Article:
When I had my first child, it was a bit of an adjustment ~ being home all day. I was used to going out to work everyday, so I would get cabin fever. I’d stop by at my mom’s, or I’d go shopping. I was finding so many deals it was worth it ;). Of course, as Katrina got older it wasn’t so much fun. Toddlers and shopping do not mix. So there I would be, desperately shaking out more fishies or cheerios on her stroller tray to buy myself five more minutes before the melt down began. When number two arrived around Katrina’s second birthday, I realized the lunacy of going out for recreational shopping with two little kids.
Now I’m in the toddler stage again, and my older three are in school everyday. But I’m not reverting to past habits. I am content to stay at home and get some necessary tasks done. More importantly I’ve consciously decided to stay home so that Annika can have a chance for free and uninterrupted play.
Like most children, she is happiest in the morning and will entertain herself for an hour or more, playing with her “babies” and her kitchen. I work nearby, usually ironing and folding laundry, and she happily plays with all her toys. I’ve never been one for spending lots of time playing with my kids. I prefer to include them in my tasks when they need attention. I think it’s a really great skill for children to learn how to play on their own, without direction or constant intervention. This doesn’t mean I’m not interacting with her; she comes and shows me her baby, I comment to her how well she wrapped the baby up, and how she likes baking, etc. We also share coffee time together every morning.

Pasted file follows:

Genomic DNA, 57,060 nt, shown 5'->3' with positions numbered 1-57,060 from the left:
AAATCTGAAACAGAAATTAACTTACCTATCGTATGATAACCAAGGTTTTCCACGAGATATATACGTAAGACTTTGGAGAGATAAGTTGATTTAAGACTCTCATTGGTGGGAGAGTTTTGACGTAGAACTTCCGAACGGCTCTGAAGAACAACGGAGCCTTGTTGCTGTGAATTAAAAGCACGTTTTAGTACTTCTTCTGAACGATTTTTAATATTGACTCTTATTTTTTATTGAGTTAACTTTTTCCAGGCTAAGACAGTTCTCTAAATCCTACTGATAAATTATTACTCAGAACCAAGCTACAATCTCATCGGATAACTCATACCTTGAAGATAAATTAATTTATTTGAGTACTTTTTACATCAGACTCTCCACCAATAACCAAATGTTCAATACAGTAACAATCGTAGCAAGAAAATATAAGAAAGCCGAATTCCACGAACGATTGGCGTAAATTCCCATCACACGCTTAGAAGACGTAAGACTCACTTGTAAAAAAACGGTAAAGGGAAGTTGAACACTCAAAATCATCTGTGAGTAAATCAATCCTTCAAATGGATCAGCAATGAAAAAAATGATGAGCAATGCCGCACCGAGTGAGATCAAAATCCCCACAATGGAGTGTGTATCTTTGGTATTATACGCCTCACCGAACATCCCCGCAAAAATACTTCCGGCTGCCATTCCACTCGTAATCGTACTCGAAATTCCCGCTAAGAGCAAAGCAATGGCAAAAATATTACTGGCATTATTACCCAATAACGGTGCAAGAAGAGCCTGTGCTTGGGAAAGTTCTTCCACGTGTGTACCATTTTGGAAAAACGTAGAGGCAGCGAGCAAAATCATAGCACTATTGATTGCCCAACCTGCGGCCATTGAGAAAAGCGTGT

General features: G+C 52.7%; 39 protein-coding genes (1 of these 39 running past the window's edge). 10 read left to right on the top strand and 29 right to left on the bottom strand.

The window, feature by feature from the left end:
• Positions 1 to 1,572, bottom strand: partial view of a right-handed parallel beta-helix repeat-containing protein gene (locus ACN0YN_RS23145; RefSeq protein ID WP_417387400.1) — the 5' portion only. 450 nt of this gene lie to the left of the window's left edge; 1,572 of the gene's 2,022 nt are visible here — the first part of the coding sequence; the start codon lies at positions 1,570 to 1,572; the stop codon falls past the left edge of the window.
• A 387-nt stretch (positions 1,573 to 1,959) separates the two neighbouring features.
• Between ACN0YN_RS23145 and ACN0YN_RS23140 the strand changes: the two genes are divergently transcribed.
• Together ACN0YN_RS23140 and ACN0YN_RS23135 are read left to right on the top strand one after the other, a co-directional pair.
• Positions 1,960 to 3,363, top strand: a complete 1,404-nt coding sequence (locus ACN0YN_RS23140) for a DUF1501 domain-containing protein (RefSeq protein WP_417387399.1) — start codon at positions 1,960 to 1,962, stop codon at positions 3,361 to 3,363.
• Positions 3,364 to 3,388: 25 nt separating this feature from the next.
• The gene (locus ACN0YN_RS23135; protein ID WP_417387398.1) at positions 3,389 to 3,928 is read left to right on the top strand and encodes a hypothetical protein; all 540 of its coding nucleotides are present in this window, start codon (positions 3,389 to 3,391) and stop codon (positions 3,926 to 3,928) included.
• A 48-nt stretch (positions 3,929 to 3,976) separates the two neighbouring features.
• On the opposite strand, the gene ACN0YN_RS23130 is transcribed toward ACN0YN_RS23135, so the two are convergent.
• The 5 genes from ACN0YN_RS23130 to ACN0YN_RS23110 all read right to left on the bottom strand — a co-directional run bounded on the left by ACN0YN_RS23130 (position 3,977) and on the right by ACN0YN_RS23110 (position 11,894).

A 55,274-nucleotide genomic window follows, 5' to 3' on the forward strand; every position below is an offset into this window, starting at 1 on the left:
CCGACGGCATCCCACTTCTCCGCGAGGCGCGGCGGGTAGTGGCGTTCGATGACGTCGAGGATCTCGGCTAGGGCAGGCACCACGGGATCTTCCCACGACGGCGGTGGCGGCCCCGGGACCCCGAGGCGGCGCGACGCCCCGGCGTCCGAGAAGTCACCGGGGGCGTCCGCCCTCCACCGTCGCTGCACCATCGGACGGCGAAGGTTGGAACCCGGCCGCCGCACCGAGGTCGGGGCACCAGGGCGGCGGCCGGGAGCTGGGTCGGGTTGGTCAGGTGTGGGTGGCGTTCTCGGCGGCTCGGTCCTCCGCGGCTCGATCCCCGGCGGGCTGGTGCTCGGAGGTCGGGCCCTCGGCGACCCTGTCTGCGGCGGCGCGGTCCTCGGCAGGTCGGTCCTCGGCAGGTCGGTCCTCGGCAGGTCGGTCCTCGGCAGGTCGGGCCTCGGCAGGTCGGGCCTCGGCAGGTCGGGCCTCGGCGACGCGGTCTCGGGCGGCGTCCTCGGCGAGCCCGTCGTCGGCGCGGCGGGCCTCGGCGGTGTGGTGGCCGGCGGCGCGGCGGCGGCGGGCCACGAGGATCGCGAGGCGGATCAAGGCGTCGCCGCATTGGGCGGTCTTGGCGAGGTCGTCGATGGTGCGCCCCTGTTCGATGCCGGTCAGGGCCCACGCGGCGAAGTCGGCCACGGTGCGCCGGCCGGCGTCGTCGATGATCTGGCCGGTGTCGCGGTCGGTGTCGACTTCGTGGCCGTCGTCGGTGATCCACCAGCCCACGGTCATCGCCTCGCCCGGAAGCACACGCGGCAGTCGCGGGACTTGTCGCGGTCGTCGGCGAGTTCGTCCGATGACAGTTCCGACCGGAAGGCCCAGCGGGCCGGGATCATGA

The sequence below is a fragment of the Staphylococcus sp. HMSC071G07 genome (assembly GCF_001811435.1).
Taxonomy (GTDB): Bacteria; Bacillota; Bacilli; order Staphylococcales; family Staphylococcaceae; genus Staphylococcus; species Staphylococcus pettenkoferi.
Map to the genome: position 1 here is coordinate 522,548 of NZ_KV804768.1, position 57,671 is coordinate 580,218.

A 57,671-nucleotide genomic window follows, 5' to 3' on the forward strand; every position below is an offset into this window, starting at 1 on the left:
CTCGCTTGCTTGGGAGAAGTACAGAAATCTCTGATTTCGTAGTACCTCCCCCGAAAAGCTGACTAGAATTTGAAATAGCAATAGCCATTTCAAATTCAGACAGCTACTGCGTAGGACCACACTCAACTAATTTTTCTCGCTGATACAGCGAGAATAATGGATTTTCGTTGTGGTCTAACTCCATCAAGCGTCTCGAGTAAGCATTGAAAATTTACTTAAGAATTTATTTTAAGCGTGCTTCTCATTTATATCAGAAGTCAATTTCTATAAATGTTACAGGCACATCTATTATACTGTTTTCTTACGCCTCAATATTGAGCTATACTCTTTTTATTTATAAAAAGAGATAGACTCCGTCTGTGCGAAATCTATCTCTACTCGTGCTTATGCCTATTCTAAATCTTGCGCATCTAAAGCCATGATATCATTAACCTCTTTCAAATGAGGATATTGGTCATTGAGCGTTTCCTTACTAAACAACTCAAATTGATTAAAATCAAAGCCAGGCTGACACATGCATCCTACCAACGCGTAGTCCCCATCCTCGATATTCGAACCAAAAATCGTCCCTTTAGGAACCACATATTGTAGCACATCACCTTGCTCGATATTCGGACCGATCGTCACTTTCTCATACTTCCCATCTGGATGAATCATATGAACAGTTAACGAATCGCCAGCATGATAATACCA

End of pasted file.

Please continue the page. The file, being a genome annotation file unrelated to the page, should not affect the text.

I encourage her play by keeping her toys close at hand. Her kitchen is one step down from my kitchen (in our living room). Her dolls and doll carriage and doll bed are also there. I know it doesn’t look good with my decor, but this is her house too, and little kids like to play near their parents. If her toys were in the playroom in the basement, she would not play with them. The idea of separate, rigid functions assigned to rooms is silly. Life stages change, needs change and we need to be flexible in our family life. One day I might have a neat, well decorated living room, but for now I’m happy with kids who like to play nearby.
How do you encourage your children to play?